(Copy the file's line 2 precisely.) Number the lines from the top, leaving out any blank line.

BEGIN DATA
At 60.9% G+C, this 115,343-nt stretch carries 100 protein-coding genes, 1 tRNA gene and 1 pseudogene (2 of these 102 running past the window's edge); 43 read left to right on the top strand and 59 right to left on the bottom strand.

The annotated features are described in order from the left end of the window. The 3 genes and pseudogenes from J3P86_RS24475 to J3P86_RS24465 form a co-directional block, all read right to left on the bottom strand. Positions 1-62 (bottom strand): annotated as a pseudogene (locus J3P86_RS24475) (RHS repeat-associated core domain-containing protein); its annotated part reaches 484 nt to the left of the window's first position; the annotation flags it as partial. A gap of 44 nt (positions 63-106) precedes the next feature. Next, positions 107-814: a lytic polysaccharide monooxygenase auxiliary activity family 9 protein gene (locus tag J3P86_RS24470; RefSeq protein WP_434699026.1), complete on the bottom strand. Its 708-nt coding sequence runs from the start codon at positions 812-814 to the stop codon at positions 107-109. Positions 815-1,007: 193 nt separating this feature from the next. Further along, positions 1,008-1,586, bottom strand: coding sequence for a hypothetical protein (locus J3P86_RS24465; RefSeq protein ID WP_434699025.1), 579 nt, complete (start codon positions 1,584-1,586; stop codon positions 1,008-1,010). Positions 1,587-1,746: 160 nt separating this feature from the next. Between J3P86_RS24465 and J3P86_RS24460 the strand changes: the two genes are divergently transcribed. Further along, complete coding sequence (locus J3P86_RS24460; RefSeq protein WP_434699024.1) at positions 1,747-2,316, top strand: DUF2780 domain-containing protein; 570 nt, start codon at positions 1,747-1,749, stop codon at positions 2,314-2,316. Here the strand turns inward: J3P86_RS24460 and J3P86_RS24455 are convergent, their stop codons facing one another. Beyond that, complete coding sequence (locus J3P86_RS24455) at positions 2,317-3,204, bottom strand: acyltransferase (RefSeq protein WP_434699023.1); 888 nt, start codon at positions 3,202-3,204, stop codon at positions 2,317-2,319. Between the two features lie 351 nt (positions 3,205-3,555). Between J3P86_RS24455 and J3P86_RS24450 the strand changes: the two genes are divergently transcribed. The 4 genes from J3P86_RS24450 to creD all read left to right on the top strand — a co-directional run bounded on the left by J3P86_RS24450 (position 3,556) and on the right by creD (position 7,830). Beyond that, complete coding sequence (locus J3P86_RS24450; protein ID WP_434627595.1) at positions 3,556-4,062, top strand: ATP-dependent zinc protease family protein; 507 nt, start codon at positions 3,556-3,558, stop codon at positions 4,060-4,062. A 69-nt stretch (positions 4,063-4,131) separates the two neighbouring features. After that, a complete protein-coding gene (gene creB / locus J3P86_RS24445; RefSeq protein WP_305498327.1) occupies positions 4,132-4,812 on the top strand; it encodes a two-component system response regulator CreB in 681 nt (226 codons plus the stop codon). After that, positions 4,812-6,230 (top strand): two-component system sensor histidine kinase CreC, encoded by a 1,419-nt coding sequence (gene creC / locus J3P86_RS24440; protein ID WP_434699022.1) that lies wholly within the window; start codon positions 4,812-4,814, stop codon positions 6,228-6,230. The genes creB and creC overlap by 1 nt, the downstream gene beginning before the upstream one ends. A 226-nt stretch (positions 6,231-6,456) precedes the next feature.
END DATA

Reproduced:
The annotated features are described in order from the left end of the window. The 3 genes and pseudogenes from J3P86_RS24475 to J3P86_RS24465 form a co-directional block, all read right to left on the bottom strand. Positions 1-62 (bottom strand): annotated as a pseudogene (locus J3P86_RS24475) (RHS repeat-associated core domain-containing protein); its annotated part reaches 484 nt to the left of the window's first position; the annotation flags it as partial. A gap of 44 nt (positions 63-106) precedes the next feature. Next, positions 107-814: a lytic polysaccharide monooxygenase auxiliary activity family 9 protein gene (locus tag J3P86_RS24470; RefSeq protein WP_434699026.1), complete on the bottom strand. Its 708-nt coding sequence runs from the start codon at positions 812-814 to the stop codon at positions 107-109. Positions 815-1,007: 193 nt separating this feature from the next. Further along, positions 1,008-1,586, bottom strand: coding sequence for a hypothetical protein (locus J3P86_RS24465; RefSeq protein ID WP_434699025.1), 579 nt, complete (start codon positions 1,584-1,586; stop codon positions 1,008-1,010). Positions 1,587-1,746: 160 nt separating this feature from the next. Between J3P86_RS24465 and J3P86_RS24460 the strand changes: the two genes are divergently transcribed. Further along, complete coding sequence (locus J3P86_RS24460; RefSeq protein WP_434699024.1) at positions 1,747-2,316, top strand: DUF2780 domain-containing protein; 570 nt, start codon at positions 1,747-1,749, stop codon at positions 2,314-2,316. Here the strand turns inward: J3P86_RS24460 and J3P86_RS24455 are convergent, their stop codons facing one another. Beyond that, complete coding sequence (locus J3P86_RS24455) at positions 2,317-3,204, bottom strand: acyltransferase (RefSeq protein WP_434699023.1); 888 nt, start codon at positions 3,202-3,204, stop codon at positions 2,317-2,319. Between the two features lie 351 nt (positions 3,205-3,555). Between J3P86_RS24455 and J3P86_RS24450 the strand changes: the two genes are divergently transcribed. The 4 genes from J3P86_RS24450 to creD all read left to right on the top strand — a co-directional run bounded on the left by J3P86_RS24450 (position 3,556) and on the right by creD (position 7,830). Beyond that, complete coding sequence (locus J3P86_RS24450; protein ID WP_434627595.1) at positions 3,556-4,062, top strand: ATP-dependent zinc protease family protein; 507 nt, start codon at positions 3,556-3,558, stop codon at positions 4,060-4,062. A 69-nt stretch (positions 4,063-4,131) separates the two neighbouring features. After that, a complete protein-coding gene (gene creB / locus J3P86_RS24445; RefSeq protein WP_305498327.1) occupies positions 4,132-4,812 on the top strand; it encodes a two-component system response regulator CreB in 681 nt (226 codons plus the stop codon). After that, positions 4,812-6,230 (top strand): two-component system sensor histidine kinase CreC, encoded by a 1,419-nt coding sequence (gene creC / locus J3P86_RS24440; protein ID WP_434699022.1) that lies wholly within the window; start codon positions 4,812-4,814, stop codon positions 6,228-6,230. The genes creB and creC overlap by 1 nt, the downstream gene beginning before the upstream one ends. A 226-nt stretch (positions 6,231-6,456) precedes the next feature.